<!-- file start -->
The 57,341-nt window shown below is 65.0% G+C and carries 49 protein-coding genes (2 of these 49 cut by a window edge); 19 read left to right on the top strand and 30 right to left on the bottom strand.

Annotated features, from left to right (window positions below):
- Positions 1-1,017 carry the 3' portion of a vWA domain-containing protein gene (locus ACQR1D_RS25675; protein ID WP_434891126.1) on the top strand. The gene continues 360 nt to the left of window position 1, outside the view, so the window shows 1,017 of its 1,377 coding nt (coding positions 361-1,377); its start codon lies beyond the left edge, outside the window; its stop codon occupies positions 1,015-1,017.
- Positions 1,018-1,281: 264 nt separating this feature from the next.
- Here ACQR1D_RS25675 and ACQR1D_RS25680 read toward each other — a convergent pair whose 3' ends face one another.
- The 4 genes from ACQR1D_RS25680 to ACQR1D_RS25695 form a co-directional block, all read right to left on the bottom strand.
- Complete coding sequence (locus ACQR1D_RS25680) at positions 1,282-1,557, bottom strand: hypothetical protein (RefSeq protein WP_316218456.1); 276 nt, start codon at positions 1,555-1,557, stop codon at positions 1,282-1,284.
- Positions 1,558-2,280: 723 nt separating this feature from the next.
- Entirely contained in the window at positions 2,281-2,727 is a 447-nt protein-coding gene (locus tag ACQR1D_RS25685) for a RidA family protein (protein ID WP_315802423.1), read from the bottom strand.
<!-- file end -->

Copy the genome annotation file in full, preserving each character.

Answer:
The 57,341-nt window shown below is 65.0% G+C and carries 49 protein-coding genes (2 of these 49 cut by a window edge); 19 read left to right on the top strand and 30 right to left on the bottom strand.

Annotated features, from left to right (window positions below):
- Positions 1-1,017 carry the 3' portion of a vWA domain-containing protein gene (locus ACQR1D_RS25675; protein ID WP_434891126.1) on the top strand. The gene continues 360 nt to the left of window position 1, outside the view, so the window shows 1,017 of its 1,377 coding nt (coding positions 361-1,377); its start codon lies beyond the left edge, outside the window; its stop codon occupies positions 1,015-1,017.
- Positions 1,018-1,281: 264 nt separating this feature from the next.
- Here ACQR1D_RS25675 and ACQR1D_RS25680 read toward each other — a convergent pair whose 3' ends face one another.
- The 4 genes from ACQR1D_RS25680 to ACQR1D_RS25695 form a co-directional block, all read right to left on the bottom strand.
- Complete coding sequence (locus ACQR1D_RS25680) at positions 1,282-1,557, bottom strand: hypothetical protein (RefSeq protein WP_316218456.1); 276 nt, start codon at positions 1,555-1,557, stop codon at positions 1,282-1,284.
- Positions 1,558-2,280: 723 nt separating this feature from the next.
- Entirely contained in the window at positions 2,281-2,727 is a 447-nt protein-coding gene (locus tag ACQR1D_RS25685) for a RidA family protein (protein ID WP_315802423.1), read from the bottom strand.